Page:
As was to be expected, the number of homes on the market in San Francisco, net of new sales and contract activity, both pending and closed, ticked down another 3 percent over the past week to 1,790, which is down 11.1 percent from a two-decade high in the absolute last month with typical seasonality in play but still over 90 percent higher than at the same time last year.

On a more granular level, the number of condos on the market, which remains a leading indicator for the market as a whole, now totals 1,380, representing 125 percent more inventory than at the same time last year, while the number of single-family homes on the market has dropped to 410 but remains 30 percent higher, year-over-year.

And having hit a 10-year high in the absolute last month, the percentage of homes on the market which have been reduced at least once, which now includes 31 percent of the single family homes, is holding at 35 percent, which remains the highest percentage of reduced listings since the first quarter of 2012 and 7 percentage points higher than at the same time last year.

Expect inventory levels to continue to drop over the next two months, and reductions to rise, before climbing again in January.

11 thoughts on “Inventory Levels Drop in S.F., Reductions Poised To Rise”
  1. Here’s my “Zillow Effect” Theory: Homeowners now can regularly see the value of their home via Zillow/Redfin. This cements the value of their home in their mind. Once you have a strong sense of value, selling at any more than a 10% loss feels like an insult.

    Now add in the fact that most of these homeowners are knowledge workers who don’t *need* to sell – they might prefer to sell, but financially don’t need to. Then tack on a sense of progress with the vaccine, as we’ve had today.

    I think we’ll continue to be in a standoff – buyers are waiting for bigger dips to get in, but sellers aren’t willing to budge too much. As a result, I expect prices to drop, on a city-wide index basis, no more than 10%.

    1. If the Democrats win the control of Senate they are highly likely to repeal SALT caps which (I think) is likely to make prices surge higher.

      1. Caps didn’t hurt prices when they were instituted. Very doubtful they’ll have any measurable impact if/when repealed.

        1. Based on anecdotes, it seems to have made the carrying cost higher. A number of (all) my friends supported Democrats this election cycle hoping for SALT cap repeal. Even if the prices don’t surge, it is going to make carrying costs cheaper and that may give the owners a little bit of more staying power.

      2. That’ll be a great way to lose house and senate seats in 2022 since the messaging will be that they are helping well-to-do and very blue metropolitan areas. I don’t think we’ll see this happen until 2023 at earliest, if at all.

          1. they will keep coastal cities democratic wothout doing this, but it will hurt their chances in battleground middle of the country

        1. agree, the messaging that the democrats are provide “giveaways” to rich coastal cities wont play well. I dont think they will do this

    2. For sure. I own a second home in SF. We lost our tenants and it took about 4-5 months to fill the vacancy. In the end, we dropped the rental price by about $1K. Not once did I consider selling because it likely would have been a bigger loss than the carrying costs. To your point, that was all based on a number I believe it is worth.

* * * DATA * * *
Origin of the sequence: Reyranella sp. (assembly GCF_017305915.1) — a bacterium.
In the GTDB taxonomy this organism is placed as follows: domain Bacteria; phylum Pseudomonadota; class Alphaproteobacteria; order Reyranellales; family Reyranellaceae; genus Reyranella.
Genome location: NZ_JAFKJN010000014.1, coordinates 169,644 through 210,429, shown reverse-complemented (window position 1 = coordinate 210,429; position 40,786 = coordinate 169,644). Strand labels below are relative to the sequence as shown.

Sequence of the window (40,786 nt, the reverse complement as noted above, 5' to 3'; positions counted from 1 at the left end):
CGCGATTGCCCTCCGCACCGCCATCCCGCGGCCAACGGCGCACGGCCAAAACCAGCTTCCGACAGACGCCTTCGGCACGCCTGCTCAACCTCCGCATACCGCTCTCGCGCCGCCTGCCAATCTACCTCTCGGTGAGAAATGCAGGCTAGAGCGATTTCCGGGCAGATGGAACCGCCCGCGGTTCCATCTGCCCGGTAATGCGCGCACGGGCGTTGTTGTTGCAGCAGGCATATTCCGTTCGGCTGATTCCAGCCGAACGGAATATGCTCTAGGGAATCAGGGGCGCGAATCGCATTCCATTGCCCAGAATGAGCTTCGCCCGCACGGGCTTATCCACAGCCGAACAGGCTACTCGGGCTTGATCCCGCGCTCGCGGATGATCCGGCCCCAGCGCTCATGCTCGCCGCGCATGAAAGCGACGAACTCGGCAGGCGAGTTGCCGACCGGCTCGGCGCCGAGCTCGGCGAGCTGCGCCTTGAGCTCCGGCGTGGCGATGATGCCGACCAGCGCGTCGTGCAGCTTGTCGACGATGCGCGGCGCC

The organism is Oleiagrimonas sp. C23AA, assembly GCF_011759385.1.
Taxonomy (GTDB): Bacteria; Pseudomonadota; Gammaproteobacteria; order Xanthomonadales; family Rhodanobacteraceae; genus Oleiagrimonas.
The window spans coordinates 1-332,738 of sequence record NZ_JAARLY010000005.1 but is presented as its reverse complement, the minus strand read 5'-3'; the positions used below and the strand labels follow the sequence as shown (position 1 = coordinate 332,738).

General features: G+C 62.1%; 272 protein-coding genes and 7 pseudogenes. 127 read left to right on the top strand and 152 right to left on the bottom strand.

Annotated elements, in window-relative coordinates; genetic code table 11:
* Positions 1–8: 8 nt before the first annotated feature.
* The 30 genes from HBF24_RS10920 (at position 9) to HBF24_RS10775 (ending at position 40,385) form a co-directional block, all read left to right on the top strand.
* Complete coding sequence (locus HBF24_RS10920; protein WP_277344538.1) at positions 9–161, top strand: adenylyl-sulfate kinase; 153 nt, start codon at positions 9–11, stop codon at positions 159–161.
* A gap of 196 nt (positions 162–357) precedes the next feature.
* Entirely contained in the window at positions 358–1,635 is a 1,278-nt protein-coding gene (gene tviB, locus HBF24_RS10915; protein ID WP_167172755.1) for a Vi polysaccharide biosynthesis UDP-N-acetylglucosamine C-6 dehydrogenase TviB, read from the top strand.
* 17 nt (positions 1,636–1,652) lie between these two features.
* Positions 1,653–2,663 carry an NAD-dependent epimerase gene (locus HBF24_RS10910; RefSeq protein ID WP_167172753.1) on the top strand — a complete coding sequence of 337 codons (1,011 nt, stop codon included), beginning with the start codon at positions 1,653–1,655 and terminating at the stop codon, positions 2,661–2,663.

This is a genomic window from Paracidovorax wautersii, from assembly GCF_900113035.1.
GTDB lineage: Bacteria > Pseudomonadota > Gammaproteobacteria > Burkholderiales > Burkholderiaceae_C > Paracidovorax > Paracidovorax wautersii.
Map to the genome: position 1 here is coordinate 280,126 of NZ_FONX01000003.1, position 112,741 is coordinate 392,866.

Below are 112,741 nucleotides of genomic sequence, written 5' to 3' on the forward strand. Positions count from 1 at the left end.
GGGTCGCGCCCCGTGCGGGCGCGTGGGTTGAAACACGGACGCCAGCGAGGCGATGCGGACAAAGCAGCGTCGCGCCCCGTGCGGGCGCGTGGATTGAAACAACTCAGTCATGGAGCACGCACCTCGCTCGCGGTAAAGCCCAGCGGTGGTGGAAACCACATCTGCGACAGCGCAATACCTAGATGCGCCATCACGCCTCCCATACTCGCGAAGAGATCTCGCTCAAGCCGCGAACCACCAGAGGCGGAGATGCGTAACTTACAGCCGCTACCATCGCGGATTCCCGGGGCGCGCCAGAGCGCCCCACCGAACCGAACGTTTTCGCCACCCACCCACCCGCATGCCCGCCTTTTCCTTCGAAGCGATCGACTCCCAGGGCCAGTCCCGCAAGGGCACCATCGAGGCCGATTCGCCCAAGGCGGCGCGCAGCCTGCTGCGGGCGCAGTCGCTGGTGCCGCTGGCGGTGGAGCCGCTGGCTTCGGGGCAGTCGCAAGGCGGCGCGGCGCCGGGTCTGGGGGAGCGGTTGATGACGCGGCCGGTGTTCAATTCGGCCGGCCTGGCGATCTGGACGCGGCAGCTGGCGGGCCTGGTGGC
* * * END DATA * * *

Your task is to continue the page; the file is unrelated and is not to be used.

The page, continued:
3. One thing to keep in mind is that not all losses are equal, which adds some interesting dynamics to the market. For example, if one is trying to upgrade from a smaller (starter) home, then it may make more sense to sell at a loss, if the more expensive non-starter homes are falling in tandem.

      For example, a 10% loss on a 650K starter home in the East Bay is only a 65k haircut that one may be willing to accept if it means being able to buy a 1.5M for 150K less — remember it’s not just the nominal value, but the carrying costs (taxes) as well. Furthermore, the lower end homes tend to be more stable and liquid than the higher end, so a less expensive home falling by 10% could mean that one that’s 2.3x more expensive falls a lot more due to a smaller pool of buyers.

      Here’s a few scenarios that could influence one to take a loss:

      – Knowledge workers you referenced seem to be doing unexpectedly great via their RSUs and may have settled for a home based on a much lower RSU value, and now they suddenly have more options.
      – Lots of tech IPOs recently, suddenly a lot of those knowledge workers can upgrade from their starter home they bought when their shares weren’t liquid.
      – They purchased a smaller home closer to downtown/work, but now with many things closed, living downtown is a lot less desirable than having more space outside of the city center. A small loss may be worth the trade to a larger home that’s more WFH-friendly.

      While I’m not suggesting that tech workers make the majority of the market, I could see them be the catalyst that ends the stalemate you’re referencing, because those upgrading will necessarily create liquidity in the market downstream. Furthermore, now that they can work from anywhere, they might decide to cut their losses and sell even at a nominal loss, since their cost of living will more than make up for it elsewhere.

  2. Just read a news story that real estate is up 20 percent in the Bay Area and 9 percent in SF for September. How do you square if with your analysis?

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